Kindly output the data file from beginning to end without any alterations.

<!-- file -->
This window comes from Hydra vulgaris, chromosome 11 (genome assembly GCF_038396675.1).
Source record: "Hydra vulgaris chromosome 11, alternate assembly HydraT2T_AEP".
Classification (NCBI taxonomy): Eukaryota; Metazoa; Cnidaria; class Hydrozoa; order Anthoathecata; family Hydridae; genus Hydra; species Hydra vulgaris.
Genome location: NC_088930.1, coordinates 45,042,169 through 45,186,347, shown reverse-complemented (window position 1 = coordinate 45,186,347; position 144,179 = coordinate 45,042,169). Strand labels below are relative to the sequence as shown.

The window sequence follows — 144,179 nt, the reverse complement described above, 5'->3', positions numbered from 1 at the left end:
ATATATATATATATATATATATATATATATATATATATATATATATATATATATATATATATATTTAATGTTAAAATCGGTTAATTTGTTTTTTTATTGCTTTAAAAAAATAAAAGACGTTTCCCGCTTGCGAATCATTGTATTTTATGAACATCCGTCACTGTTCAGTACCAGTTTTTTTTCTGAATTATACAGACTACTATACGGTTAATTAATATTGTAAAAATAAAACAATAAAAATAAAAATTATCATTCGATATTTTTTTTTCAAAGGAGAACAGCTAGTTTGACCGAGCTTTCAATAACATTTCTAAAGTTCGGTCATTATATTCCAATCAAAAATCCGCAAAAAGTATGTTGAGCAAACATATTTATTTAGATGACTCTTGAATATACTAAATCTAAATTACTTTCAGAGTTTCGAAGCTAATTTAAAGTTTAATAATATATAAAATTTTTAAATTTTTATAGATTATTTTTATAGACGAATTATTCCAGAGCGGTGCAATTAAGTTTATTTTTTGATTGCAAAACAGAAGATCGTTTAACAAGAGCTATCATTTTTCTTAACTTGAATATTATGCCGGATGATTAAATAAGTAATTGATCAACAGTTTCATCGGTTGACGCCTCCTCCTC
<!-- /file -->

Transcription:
This window comes from Hydra vulgaris, chromosome 11 (genome assembly GCF_038396675.1).
Source record: "Hydra vulgaris chromosome 11, alternate assembly HydraT2T_AEP".
Classification (NCBI taxonomy): Eukaryota; Metazoa; Cnidaria; class Hydrozoa; order Anthoathecata; family Hydridae; genus Hydra; species Hydra vulgaris.
Genome location: NC_088930.1, coordinates 45,042,169 through 45,186,347, shown reverse-complemented (window position 1 = coordinate 45,186,347; position 144,179 = coordinate 45,042,169). Strand labels below are relative to the sequence as shown.

The window sequence follows — 144,179 nt, the reverse complement described above, 5'->3', positions numbered from 1 at the left end:
ATATATATATATATATATATATATATATATATATATATATATATATATATATATATATATATATTTAATGTTAAAATCGGTTAATTTGTTTTTTTATTGCTTTAAAAAAATAAAAGACGTTTCCCGCTTGCGAATCATTGTATTTTATGAACATCCGTCACTGTTCAGTACCAGTTTTTTTTCTGAATTATACAGACTACTATACGGTTAATTAATATTGTAAAAATAAAACAATAAAAATAAAAATTATCATTCGATATTTTTTTTTCAAAGGAGAACAGCTAGTTTGACCGAGCTTTCAATAACATTTCTAAAGTTCGGTCATTATATTCCAATCAAAAATCCGCAAAAAGTATGTTGAGCAAACATATTTATTTAGATGACTCTTGAATATACTAAATCTAAATTACTTTCAGAGTTTCGAAGCTAATTTAAAGTTTAATAATATATAAAATTTTTAAATTTTTATAGATTATTTTTATAGACGAATTATTCCAGAGCGGTGCAATTAAGTTTATTTTTTGATTGCAAAACAGAAGATCGTTTAACAAGAGCTATCATTTTTCTTAACTTGAATATTATGCCGGATGATTAAATAAGTAATTGATCAACAGTTTCATCGGTTGACGCCTCCTCCTC